Segmented Sleep – Healthy or Not?

Segmented sleep is a sleep pattern in which your night sleep is divided into two separate blocks, with a period of wakefulness in between.

Virginia Tech historian Roger Ekirch, who spent 16 years researching segmented sleep, found considerable evidence showing that earlier generations had a first sleep just after dusk, followed by an hour or two of being awake.  The time was often spent in a relaxed state of prayer or meditation. Then it was back to bed for a second sleep that lasted until morning.

The “second sleep” likely disappeared as a result of the increasing prevalence of artificial light, probably in the 1920’s.

Healthy Sleep – Doctor’s Do Not Agree


To sleep through the night or not to sleep through the night?

But doctors don’t necessarily agree. “Segmented sleep may have been natural for our ancestors,” says Timothy A. Connolly, MD, a sleep specialist at the Center of Sleep Medicine at St. Luke’s Episcopal Hospital in Houston, “but today, sleeping in shorter sessions is difficult, impractical, and can be destructive.” “Four to five hours of sleep is not enough,” says Connolly. “It may not impact you immediately, but if you continue this pattern, your health will suffer.  Disrupting your sleep/wake cycle can put every cell, tissue, and organ in your body at risk and lead to serious medical problems such as obesity, stroke, heart disease, and mood disorders.”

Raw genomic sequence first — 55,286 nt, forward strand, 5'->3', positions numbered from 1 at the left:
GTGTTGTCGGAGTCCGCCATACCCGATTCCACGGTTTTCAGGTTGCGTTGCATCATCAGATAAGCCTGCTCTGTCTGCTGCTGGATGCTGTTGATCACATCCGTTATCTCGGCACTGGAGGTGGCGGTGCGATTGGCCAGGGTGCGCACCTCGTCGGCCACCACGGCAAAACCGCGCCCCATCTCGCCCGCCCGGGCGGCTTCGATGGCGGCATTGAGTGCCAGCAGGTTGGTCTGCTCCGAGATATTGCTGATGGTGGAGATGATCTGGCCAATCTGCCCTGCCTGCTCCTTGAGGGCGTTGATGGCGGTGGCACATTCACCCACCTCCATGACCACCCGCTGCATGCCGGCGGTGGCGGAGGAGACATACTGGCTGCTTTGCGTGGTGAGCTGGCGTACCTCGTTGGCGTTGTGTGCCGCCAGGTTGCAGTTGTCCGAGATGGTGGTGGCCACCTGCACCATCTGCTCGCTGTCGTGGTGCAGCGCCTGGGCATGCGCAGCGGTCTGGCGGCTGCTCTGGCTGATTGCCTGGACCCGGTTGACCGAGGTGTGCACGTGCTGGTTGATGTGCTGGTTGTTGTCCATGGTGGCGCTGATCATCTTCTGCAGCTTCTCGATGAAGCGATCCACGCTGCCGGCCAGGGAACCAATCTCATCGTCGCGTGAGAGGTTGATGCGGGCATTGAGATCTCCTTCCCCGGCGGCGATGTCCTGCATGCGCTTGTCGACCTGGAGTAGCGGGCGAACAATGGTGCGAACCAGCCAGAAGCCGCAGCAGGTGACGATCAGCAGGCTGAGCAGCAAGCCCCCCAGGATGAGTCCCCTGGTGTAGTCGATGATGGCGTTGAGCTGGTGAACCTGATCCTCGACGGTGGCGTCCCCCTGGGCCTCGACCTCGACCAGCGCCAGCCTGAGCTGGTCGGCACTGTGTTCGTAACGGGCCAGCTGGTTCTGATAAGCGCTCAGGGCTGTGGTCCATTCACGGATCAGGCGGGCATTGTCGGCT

Benefits of an 8-hour Sleep

Healthy sleep is different for every individual, but Connolly says that most adults need about 8 hours of sleep a night. “Studies show adults who consistently sleep 7 to 8 hours every night live longest,” he says. “Some people require just 6 hours and others may need 10, but we all need good quality sleep, and that means staying asleep for a set chunk of time. Sleep is essential to overall body health,” he adds. “Deep sleep repairs and renews your body. Rapid eye movement (REM) sleep recharges your brain.”

Waking at Night

I wake up during the night for a bathroom break, but usually, I can go right back to sleep. If you wake up and cannot go back to sleep, Connolly says avoid looking at the clock, do something relaxing, like reading a book or listening to music. Stay away from the computer and the TV — both produce too much artificial light and can overstimulate your brain.

I do have one or two nights a month where I cannot sleep and am usually awake until 2 am. I hate when that happens! I do notice it the next day and those are the days I will need a nap late afternoon.

Practice Good Sleep Habits – Am I Doing It Wrong?

Dr. Connolly’s advice:  “Treat yourself like a 3-year-old. ”

  • Set a bedtime schedule and stick to it.
  • Don’t drink alcohol or caffeine or eat heavily close to bedtime.
  • Exercise early in the day.
  • Turn off the computer when the sun goes down to avoid the strong artificial light.
  • Keep your bedroom dark, cool, and free of electronic noise and light.

I think I am doing it all wrong!   I have a routine ▬ I have my warm epsom salts bath.  and a glass of lemon water (which is why I need to run to the bathroom during the night) to which I add a packet of the blue green algae.

I also include a snack to ward off hunger pangs.  I do not sleep well if I go to bed on an empty stomach.

I do agree on having the room cold, but before falling asleep, my large pup, Lola, and my cat, Penny, share the warmth of an electric blanket, which I turn off at sleep-time.

I am also multi-tasking at bedtime, watching tv as I use the computer.

I think we may need to find what works for us individually or else I am an enigma!  All I know is if I break up my routine, I do have a problem falling asleep.

Segmented Sleep or 8 to 10 hours of sleep straight through the night? The debate rages on.





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